dr2chase said...

Could he use a messenger bag that was reversed? I think some of them are configurably ambidextrous.

So the good shoulder (whichever one) gets the strap, the other gets nothing at all. And when his shoulder heals, he can switch it back.

No bag recommendations from your list; I have no experience. I know that my oldest son eventually cashed in a Timbuk2 gift card to get something backpack-like that looked nice to me. I am exceedingly happy with my Baileyworks bag, but it is only so-so waterproof after much use, and has no roll-shut top.

However, I am not especially worried about the laptop (which is always in the bag, which in turn is never left behind), since it is in a hard-ish case inside the messenger bag, and between them, it has never been wet.

Ryan D said...

I second the Banjo Brothers. I carried laptop extra clothes etc. in pouring rain and it was dry as can be inside the bag. I saw many other Banjo Bros. bags out that day. You don't need to drop the money on a chrome when Banjo Brothers make an amazing bag for cheaper.

Sally aka Fixpert said...

I love my Reload Minipack. I ride with it everyday, in all kinds of weather. I easily fit a MacBook Pro 15", plus notebooks, extra layers, headphones, etc. I like that it's lightweight and it's small when it's empty, but it can expand a LOT to hold groceries and bigger hauls.

Carissa said...

I hate cycling with a backpack, but I always thought that if I had to bike with one it would be the Osprey pack: http://www.rei.com/product/813370/osprey-momentum-34-commuter-backpack

Charlotte said...

Thank you all! Banjo Brothers is popular in this group!

Step-Through, the reason I mention the lack of a solid-state drive is that laptops that have spinning drives tend to fail sooner when carried on the bike - the vibration is hard on the delicate moving parts.

dr2chase said...

"laptops that have spinning drives tend to fail sooner when carried on the bike - the vibration is hard on the delicate moving parts"

Are you sure of this? I just (today) retired a backpack that has traveled thousands of miles (6000, I think) in its hard case, in my pack, in the right-hand-side freeloader of a cargo bike. Not on my back. Admittedly, the game here was to soften the sharpest blows (given the Russian-doll packing), and the monster tires help, but beyond that it gets no special treatment.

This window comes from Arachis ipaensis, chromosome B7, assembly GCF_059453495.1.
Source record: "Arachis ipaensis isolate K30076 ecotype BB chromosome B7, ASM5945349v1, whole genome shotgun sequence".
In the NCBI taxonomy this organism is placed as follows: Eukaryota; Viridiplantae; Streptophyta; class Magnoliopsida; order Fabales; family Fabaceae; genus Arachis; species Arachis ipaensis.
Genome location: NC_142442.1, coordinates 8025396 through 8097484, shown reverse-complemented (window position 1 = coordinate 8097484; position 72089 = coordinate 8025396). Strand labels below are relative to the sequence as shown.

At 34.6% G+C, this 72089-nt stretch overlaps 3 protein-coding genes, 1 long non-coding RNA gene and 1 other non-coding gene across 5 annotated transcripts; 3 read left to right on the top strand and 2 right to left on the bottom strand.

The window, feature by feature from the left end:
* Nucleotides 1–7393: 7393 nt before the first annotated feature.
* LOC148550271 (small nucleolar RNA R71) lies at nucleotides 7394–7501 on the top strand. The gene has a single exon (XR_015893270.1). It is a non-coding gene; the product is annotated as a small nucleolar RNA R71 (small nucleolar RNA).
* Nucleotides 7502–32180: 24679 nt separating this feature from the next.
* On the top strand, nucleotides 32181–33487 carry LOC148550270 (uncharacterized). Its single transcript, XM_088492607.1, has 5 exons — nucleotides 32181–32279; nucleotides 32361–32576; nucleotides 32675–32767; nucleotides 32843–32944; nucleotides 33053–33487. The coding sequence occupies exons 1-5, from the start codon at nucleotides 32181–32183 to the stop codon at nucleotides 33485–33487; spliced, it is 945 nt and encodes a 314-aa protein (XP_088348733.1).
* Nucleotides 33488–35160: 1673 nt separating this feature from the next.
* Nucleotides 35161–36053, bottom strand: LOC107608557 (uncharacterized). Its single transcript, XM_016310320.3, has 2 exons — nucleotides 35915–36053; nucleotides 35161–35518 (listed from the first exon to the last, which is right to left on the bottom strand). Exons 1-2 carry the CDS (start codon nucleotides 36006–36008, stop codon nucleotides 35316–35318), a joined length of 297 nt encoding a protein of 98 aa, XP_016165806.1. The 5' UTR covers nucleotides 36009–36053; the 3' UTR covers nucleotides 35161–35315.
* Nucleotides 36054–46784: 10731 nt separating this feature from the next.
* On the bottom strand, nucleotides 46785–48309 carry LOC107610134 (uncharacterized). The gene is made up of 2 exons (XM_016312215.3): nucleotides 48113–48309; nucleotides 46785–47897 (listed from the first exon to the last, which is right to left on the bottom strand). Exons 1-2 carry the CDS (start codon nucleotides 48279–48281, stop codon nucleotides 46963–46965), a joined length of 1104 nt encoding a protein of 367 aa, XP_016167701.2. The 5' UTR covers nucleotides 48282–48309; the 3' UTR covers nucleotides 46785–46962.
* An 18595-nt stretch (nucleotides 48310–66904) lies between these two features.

What died (or what is showing signs of dying) is something related to the screen. I'm on my third battery, several my keys have had their letters worn off, the backspace key split in half and fell off (I make lots of mistakes, I guess).

Disks are pretty sturdy. And modern Mac laptops have an easy-to-replace disk anyhow, and you're crazy if you don't backup frequently anyhow (I use SuperDuper, it is awesome, I used it today to backup my old laptop, then boot the backup, and restore onto the new laptop).

Charlotte said...

Dr. Chase -
Am I sure? No! I certainly have not tested this with my own machine. Our IT department personally thanked me for NOT putting my Mac on the bike, they say that they see a lot of problems with people who do that, and the people who have rolling briefcases.

In my husband's case he's got some cheap netbook running Linux. We backup like crazy people, and most of our work lives on a server anyway, but also we just don't want to deal with the headache of an urgent replacement. We've got a lot of balls in the air these days, we want to ensure reliable computing.

Danno said...

be careful a lot of waterproof laptop backpacks the laptopsection isnt waterproof due to zipper access for that section wuch as all the timbuk2 backpacks.

check non cycling specific like sealline or ems and rei roll top is the only way to get waterproof guarenteed

woodenmonkey said...

Have you thought about using a panniers instead of a backpack? Solves the vision problem, and take all the weight off the shoulder.

I feel for your husband - I broke both my feet and haven't been on my bike since June. I taunt myself by reading bike blogs (and looking at shoes online...)

Daniel said...